Company culture has long been relegated to the “fluffy” side of business in the minds of many corporate veterans and observers. An engaging, a friendly, a welcoming, or even just a pleasant place to work is often thought of as something nice to have … as long as the company is making money.
But companies are increasingly seeing a robust company culture as a means to achieve those more concrete goals rather than as just a nice-to-have as long as the concrete goals are met.
Henry Albrecht, the CEO of employee experience company Limeade, says culture will be king in the years to come. Limeade believes culture will rise on the priority list of CEOs, getting closer in terms of importance to board-level metrics like revenue, profit, and market share.
Linking Company Culture and Profitability
There are multiple links between company culture and the bottom line. For one, employees are more engaged and, therefore, more productive, efficient, motivated, and willing to go the extra mile in a positive company culture than in a culture that is toxic or simply lacking.
Relatedly, employees are unlikely to stay at a company where they don’t feel valued. Particularly in a tight labor market with historically low unemployment, workers have a lot of options. And if they can make the same—or sometimes even less—money at a job with a more desirable company culture, they have no problem switching organizations.
Companies that want to keep top talent on their staffs and remain competitive need to take note of the growing importance of culture for these employees.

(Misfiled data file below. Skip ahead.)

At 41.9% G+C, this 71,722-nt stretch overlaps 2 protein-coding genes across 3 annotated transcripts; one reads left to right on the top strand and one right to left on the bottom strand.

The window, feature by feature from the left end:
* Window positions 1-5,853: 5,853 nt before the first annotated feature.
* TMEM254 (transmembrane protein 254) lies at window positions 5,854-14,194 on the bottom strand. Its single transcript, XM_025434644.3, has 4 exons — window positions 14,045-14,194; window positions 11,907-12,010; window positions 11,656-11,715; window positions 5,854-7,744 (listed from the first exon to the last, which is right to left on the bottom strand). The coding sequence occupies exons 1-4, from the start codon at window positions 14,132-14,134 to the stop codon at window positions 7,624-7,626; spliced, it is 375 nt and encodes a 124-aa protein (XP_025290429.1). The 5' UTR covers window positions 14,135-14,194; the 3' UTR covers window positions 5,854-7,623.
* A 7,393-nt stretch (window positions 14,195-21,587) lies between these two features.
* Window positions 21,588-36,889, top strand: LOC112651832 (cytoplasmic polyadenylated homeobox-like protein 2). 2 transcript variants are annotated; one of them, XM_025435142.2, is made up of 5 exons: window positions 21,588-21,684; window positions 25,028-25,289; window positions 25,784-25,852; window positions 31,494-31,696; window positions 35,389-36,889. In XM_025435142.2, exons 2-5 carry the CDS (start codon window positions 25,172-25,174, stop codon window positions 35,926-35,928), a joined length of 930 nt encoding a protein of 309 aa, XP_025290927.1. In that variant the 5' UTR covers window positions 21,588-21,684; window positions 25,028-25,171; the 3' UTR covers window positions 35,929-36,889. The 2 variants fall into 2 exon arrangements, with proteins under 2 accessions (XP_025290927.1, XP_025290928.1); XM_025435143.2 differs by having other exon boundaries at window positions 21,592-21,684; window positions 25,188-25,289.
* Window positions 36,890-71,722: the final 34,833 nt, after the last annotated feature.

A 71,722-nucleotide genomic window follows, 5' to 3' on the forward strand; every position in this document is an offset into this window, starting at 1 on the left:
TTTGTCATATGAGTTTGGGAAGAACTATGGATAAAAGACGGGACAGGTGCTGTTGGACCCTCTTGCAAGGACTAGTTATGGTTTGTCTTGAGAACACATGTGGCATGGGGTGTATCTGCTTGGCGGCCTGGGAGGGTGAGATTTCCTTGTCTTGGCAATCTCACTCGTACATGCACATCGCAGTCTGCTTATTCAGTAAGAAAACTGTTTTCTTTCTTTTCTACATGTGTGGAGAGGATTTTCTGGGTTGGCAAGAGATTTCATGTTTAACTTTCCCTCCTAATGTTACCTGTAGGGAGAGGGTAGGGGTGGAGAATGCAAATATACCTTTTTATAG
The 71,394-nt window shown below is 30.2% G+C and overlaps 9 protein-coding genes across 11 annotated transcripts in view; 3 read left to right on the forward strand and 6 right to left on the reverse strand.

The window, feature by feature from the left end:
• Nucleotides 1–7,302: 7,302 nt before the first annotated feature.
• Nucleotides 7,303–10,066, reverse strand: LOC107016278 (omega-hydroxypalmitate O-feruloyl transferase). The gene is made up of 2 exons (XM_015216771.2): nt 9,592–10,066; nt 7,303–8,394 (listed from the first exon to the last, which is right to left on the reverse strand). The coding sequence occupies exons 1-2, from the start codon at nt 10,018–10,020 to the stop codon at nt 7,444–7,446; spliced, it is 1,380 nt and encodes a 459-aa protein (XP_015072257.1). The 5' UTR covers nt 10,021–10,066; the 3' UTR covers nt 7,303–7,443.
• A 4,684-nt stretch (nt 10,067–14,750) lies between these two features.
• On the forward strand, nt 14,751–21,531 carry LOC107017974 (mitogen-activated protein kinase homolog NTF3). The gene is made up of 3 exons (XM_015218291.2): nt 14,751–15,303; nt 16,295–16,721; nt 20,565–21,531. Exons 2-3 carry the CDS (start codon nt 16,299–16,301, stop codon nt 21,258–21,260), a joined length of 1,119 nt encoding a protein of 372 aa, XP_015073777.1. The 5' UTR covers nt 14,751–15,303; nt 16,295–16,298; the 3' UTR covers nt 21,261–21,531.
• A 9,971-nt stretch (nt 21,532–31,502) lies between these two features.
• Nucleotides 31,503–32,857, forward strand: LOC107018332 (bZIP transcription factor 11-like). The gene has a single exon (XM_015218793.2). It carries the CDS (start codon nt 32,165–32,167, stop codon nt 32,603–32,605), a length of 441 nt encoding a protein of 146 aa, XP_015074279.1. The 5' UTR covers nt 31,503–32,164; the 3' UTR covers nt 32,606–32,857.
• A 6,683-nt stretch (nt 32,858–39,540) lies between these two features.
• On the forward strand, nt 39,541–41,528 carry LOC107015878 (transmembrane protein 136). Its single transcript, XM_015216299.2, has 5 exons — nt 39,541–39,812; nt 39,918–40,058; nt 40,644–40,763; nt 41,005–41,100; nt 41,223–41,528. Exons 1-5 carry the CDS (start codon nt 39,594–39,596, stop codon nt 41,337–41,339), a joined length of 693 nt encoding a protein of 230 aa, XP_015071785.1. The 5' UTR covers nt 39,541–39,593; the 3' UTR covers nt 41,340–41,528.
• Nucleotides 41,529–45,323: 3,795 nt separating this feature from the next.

The Role of Technology
Many observers note the importance of human connections in maintaining a robust corporate culture. This is inherently intuitive, as communication is the foundation of any culture, whether used in the large-scale traditional sense of the word or as applied to the workplace.
Technological tools that facilitate greater communication, sharing, and collaboration also can magnify the benefits of positive cultural elements. This is particularly true for companies that allow remote staff, which is itself likely to increase as more and more employees demand flexible working arrangements.
Company culture isn’t just a nice-to-have perk anymore. Its impact on employee engagement, recruitment, and retention means it has a direct link to the bottom line, particularly in companies that rely on the skills and efforts of their people as their key asset.
Have you taken a look at your culture lately?